THE National Railways of Zimbabwe (NRZ) Mother’s Day Steam Ride from Bulawayo to Plumtree and back on Sunday attracted several people, who later rued their decision to take up the bait when the train came to a halt after running out of steam in “no man’s land”.
BY SHARON SIBINDI
Some enthusiasts, keen for the 200km train ride, came from as far as France and Italy although the majority of the locals were drawn from Harare, Kwekwe and Bulawayo.
The Steam Engine Train departed Bulawayo at 8:30am, with its coaches filled up with the old and young, who had come to enjoy a treat with their mothers.
Although the company had promised an enjoyable eight hours on board and just over an hour set aside for a stop-over in Plumtree for lunch, it turned out to be a nightmare, after the steam locomotive failed to complete the return trip to Bulawayo, forcing some passengers to organise their own transport back to Bulawayo.
Many were seen flocking into cars after their loved ones had come to pick them up after the NRZ staff remained tight-lipped over the delay.
There were claims that the engine’s water pressure had become too low to fill up the tank, which was also said to be leaking.
One of the passengers complained that the NZR staff should have communicated with them.
“We are (stuck) here and we do not know how much long this will take. We have been told that a diesel engine train is coming to pull us. We have children who are supposed to be at school tomorrow morning (Monday), but we are stuck here,” the passenger said, as he took his family away to seek alternative transport back to Bulawayo.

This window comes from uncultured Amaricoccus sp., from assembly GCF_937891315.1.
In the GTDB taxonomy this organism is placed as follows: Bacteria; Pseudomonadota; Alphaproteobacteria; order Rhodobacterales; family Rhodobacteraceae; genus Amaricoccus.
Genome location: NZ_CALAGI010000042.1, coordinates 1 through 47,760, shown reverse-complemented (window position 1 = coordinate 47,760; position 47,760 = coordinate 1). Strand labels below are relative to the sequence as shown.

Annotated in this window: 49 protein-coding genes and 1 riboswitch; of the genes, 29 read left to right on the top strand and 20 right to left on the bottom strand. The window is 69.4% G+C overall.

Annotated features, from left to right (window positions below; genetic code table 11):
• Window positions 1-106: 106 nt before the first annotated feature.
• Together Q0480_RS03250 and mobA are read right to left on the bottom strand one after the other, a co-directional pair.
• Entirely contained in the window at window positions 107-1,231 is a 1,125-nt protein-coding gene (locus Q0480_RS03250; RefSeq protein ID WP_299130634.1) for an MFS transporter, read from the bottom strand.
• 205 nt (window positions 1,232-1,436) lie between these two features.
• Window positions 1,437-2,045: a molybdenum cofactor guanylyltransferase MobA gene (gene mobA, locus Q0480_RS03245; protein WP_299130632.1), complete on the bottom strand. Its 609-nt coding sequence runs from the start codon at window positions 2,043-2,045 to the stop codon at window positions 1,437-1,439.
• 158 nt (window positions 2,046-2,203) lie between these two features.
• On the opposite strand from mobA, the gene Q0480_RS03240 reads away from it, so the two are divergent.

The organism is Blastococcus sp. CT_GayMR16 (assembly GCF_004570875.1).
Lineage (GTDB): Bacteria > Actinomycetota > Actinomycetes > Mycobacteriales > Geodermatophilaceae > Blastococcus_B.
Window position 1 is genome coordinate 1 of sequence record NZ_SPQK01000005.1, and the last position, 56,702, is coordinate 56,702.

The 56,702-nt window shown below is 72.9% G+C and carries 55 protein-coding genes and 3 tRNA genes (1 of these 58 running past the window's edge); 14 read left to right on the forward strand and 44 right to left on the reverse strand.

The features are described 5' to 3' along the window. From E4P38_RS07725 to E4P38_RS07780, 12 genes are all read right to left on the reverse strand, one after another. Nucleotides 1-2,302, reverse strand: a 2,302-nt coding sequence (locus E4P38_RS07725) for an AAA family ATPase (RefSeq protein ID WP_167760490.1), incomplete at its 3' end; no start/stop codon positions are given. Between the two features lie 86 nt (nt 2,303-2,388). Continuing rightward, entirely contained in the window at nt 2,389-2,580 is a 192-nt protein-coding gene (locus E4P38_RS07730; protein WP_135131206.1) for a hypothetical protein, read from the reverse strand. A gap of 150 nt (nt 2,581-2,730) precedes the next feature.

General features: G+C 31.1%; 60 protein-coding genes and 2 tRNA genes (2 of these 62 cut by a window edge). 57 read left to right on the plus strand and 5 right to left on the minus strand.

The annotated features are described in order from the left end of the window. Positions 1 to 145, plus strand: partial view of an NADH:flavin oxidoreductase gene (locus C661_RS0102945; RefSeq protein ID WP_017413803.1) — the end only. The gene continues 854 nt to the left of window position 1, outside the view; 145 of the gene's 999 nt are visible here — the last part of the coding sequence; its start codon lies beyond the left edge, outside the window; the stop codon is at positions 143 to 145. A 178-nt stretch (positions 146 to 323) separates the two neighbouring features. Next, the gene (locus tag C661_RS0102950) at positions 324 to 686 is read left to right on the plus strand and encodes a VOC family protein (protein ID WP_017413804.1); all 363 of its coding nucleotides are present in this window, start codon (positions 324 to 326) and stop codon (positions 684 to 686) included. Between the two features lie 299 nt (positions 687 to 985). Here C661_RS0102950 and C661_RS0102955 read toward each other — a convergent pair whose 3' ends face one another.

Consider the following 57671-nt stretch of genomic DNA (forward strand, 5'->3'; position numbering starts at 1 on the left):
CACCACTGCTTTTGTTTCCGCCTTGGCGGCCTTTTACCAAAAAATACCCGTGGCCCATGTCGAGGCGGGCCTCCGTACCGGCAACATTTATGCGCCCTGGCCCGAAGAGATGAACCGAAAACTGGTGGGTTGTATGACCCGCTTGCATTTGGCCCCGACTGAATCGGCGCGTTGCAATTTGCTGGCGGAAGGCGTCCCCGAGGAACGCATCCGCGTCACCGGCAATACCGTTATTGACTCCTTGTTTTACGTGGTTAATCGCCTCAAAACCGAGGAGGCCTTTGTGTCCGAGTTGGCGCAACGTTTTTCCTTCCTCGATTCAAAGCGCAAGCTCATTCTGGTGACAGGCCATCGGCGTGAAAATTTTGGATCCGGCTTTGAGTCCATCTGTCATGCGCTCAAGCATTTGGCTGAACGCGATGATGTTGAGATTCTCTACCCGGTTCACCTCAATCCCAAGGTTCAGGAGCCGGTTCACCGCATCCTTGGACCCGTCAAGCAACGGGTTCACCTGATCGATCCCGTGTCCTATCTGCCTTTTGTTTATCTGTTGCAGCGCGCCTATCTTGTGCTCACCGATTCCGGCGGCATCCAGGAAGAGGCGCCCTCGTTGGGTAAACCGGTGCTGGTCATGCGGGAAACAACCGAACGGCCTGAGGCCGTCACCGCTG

The train, which was supposed to depart Plumtree at 2:45pm and arrive in Bulawayo at 5:30pm, only left the border town at 7:30pm after the arrival of a diesel engine train.
Having left Bulawayo fully packed, the train made the return leg with half of its passengers, as many had found their own way back to the city.
The remaining passengers arrived in Bulawayo around midnight, weary and disappointed.
Some of those on board told NewsDay Life & Style before the breakdown that they chose to honour their mothers through the sentimental steam train ride.
Cheryl Honiball said she had fun because it was her first time to board a steam engine train: “It was very nice and I have enjoyed it. I love the steam engine and I came all the way from Kwekwe. It was a Mother’s Day special for me and I loved it.”
Another enthusiast, Harverye Dela, said her children bought tickets for her and her husband and they were excited to be part of the steam ride.
“This was a present from our children and we are from Bulawayo. This was different from taking us out for lunch in restaurants. We had our grandchildren with us, my son in law, my daughter and it was lovely,” she said.
Cecelia Leher said she was an ex-railway person and her son paid for the trip: “It’s my first time on this train and it’s lovely. My son in New Zealand paid for this trip for us to come on board and it’s really lovely.”
David Connery said it was good spending time with the family on Mother’s Day.
“This has been a great day and good time to spend with family. However, this reminds me of my heyday, when we used to travel to Harare to play sports,” he said.
NRZ business manager for passenger services, Munyaradzi Masaka said they had decided to promote the steam train brand because of its historical and aesthetic appeal.
“We have tried to create a service that is both recreational and nostalgic. Among those people who took part on the ride were people who once worked for NRZ as far back as the 1950s. Some of them were enginemen driving the steam train. So this is a very significant event for them,” he said.
The train also had former Plumtree High School students on board.
The Mother’s Day Steam Train, which was scheduled to arrive in Plumtree at 1pm, only got there after 2pm and the passengers on board had braai, while some had a chance to tour the border town.